The trophy was put into storage in 1977 when Lanark racecourse closed
Jockeys in South Lanarkshire are to compete for one of the world's oldest racing trophies for the first time in more than thirty years.
The Lanark Silver Bell, which is thought to date back to the 12th century, was last contested in 1977.
Hamilton Park racecourse won the right to host the Cash for Kids Silver Bell event on 11 June in a public vote.
It replaces the annual Saints and Sinners race, which has transferred to Ayr racecourse after 42 years.
Hazel Peplinski, clerk of Hamilton racecourse, said winning the right to host the Silver Bell was a major coup.
She said: "You can't invent historic perspective overnight and the resurrection of the Lanark Silver Bell has given Hamilton Park's big event a wonderful sense of history."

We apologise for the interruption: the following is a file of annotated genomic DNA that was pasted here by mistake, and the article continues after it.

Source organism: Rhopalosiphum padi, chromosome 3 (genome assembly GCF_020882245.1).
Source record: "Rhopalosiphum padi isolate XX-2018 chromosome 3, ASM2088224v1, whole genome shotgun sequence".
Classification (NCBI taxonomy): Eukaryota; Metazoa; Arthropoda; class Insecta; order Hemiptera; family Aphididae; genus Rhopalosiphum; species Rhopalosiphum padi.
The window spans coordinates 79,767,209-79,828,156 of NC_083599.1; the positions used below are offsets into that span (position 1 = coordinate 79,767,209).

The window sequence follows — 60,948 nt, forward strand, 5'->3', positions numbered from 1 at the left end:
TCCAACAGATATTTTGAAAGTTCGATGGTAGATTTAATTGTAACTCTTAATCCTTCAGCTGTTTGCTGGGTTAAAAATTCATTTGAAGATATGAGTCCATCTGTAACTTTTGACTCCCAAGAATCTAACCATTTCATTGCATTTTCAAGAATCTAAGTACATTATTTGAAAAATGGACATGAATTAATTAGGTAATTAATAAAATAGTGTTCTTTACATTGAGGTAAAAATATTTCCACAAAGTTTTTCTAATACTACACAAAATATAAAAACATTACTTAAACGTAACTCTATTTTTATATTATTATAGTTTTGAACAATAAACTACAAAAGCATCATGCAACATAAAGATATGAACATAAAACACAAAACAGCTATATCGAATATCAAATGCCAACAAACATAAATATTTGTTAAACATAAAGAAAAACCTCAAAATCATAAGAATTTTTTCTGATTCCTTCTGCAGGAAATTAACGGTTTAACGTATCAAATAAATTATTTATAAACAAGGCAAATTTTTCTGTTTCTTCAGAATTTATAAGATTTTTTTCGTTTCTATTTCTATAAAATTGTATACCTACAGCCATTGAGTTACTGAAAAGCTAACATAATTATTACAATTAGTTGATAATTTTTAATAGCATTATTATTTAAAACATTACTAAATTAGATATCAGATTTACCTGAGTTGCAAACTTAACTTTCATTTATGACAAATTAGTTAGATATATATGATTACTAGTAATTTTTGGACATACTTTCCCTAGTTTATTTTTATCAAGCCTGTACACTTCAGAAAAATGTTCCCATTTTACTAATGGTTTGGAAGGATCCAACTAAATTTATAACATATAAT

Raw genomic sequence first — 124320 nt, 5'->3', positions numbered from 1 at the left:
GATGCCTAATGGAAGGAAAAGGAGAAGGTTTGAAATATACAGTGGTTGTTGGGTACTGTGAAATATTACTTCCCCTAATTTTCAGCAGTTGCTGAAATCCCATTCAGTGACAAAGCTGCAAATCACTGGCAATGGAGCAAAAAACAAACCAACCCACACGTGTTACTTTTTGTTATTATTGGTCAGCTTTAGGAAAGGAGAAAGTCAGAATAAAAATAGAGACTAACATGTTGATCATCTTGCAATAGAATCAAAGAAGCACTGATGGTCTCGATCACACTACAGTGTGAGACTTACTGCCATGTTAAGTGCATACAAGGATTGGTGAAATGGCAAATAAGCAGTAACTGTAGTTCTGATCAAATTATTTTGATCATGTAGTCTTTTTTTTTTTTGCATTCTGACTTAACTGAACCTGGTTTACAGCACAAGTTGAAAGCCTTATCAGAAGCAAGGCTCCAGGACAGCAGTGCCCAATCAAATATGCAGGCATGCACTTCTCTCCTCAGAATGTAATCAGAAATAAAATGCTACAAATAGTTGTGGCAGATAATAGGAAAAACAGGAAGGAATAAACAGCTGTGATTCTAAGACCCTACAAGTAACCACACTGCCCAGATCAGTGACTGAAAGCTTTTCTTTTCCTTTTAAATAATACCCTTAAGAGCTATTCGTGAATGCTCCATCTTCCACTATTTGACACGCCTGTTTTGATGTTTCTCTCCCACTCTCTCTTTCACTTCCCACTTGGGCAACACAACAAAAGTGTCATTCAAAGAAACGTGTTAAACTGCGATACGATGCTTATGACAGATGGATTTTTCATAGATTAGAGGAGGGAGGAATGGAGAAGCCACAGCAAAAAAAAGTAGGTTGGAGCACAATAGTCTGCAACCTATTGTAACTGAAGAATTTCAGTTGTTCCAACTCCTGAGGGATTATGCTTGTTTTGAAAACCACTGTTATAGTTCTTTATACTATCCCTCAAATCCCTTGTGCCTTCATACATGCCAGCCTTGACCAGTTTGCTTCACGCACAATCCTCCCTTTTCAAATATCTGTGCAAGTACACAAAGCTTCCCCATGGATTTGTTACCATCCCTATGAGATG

It is believed the Silver Bell trophy was first raced for 1,000 years ago, when it was gifted to Lanark by King William the Lion.
The trophy, which is the property of South Lanarkshire council, was put into storage when the town's racecourse closed 31 years ago.
Wednesday's contest will be the first major event to be staged at Hamilton Park since Vivien Kyle's appointment as chief executive, after leaving Livingstone FC.
Pop singers the MacDonald Brothers will perform at the race, which is aimed at raising cash for charities in the South Lanarkshire and Glasgow areas.